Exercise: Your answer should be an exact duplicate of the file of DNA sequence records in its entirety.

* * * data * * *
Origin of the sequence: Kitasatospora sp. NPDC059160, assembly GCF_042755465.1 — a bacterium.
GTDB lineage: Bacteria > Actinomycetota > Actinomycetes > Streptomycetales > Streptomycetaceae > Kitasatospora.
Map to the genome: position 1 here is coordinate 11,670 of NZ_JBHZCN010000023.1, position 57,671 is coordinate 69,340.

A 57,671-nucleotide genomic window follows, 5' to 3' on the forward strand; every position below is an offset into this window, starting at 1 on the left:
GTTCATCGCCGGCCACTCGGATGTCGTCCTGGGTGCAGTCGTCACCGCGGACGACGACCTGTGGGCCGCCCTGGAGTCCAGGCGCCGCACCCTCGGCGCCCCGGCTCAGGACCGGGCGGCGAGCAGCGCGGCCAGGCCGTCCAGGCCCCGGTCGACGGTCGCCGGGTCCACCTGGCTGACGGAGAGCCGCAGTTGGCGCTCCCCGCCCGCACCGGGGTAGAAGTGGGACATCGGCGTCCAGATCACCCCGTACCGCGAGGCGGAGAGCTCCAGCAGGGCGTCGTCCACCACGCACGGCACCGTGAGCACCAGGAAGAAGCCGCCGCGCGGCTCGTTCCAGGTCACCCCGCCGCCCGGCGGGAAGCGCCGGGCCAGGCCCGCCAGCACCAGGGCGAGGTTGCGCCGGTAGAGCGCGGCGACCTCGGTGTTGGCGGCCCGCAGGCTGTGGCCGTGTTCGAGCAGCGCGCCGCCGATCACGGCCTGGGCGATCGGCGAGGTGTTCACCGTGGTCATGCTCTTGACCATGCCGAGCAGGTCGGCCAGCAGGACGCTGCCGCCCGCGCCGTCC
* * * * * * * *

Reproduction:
Origin of the sequence: Kitasatospora sp. NPDC059160, assembly GCF_042755465.1 — a bacterium.
GTDB lineage: Bacteria > Actinomycetota > Actinomycetes > Streptomycetales > Streptomycetaceae > Kitasatospora.
Map to the genome: position 1 here is coordinate 11,670 of NZ_JBHZCN010000023.1, position 57,671 is coordinate 69,340.

A 57,671-nucleotide genomic window follows, 5' to 3' on the forward strand; every position below is an offset into this window, starting at 1 on the left:
GTTCATCGCCGGCCACTCGGATGTCGTCCTGGGTGCAGTCGTCACCGCGGACGACGACCTGTGGGCCGCCCTGGAGTCCAGGCGCCGCACCCTCGGCGCCCCGGCTCAGGACCGGGCGGCGAGCAGCGCGGCCAGGCCGTCCAGGCCCCGGTCGACGGTCGCCGGGTCCACCTGGCTGACGGAGAGCCGCAGTTGGCGCTCCCCGCCCGCACCGGGGTAGAAGTGGGACATCGGCGTCCAGATCACCCCGTACCGCGAGGCGGAGAGCTCCAGCAGGGCGTCGTCCACCACGCACGGCACCGTGAGCACCAGGAAGAAGCCGCCGCGCGGCTCGTTCCAGGTCACCCCGCCGCCCGGCGGGAAGCGCCGGGCCAGGCCCGCCAGCACCAGGGCGAGGTTGCGCCGGTAGAGCGCGGCGACCTCGGTGTTGGCGGCCCGCAGGCTGTGGCCGTGTTCGAGCAGCGCGCCGCCGATCACGGCCTGGGCGATCGGCGAGGTGTTCACCGTGGTCATGCTCTTGACCATGCCGAGCAGGTCGGCCAGCAGGACGCTGCCGCCCGCGCCGTCC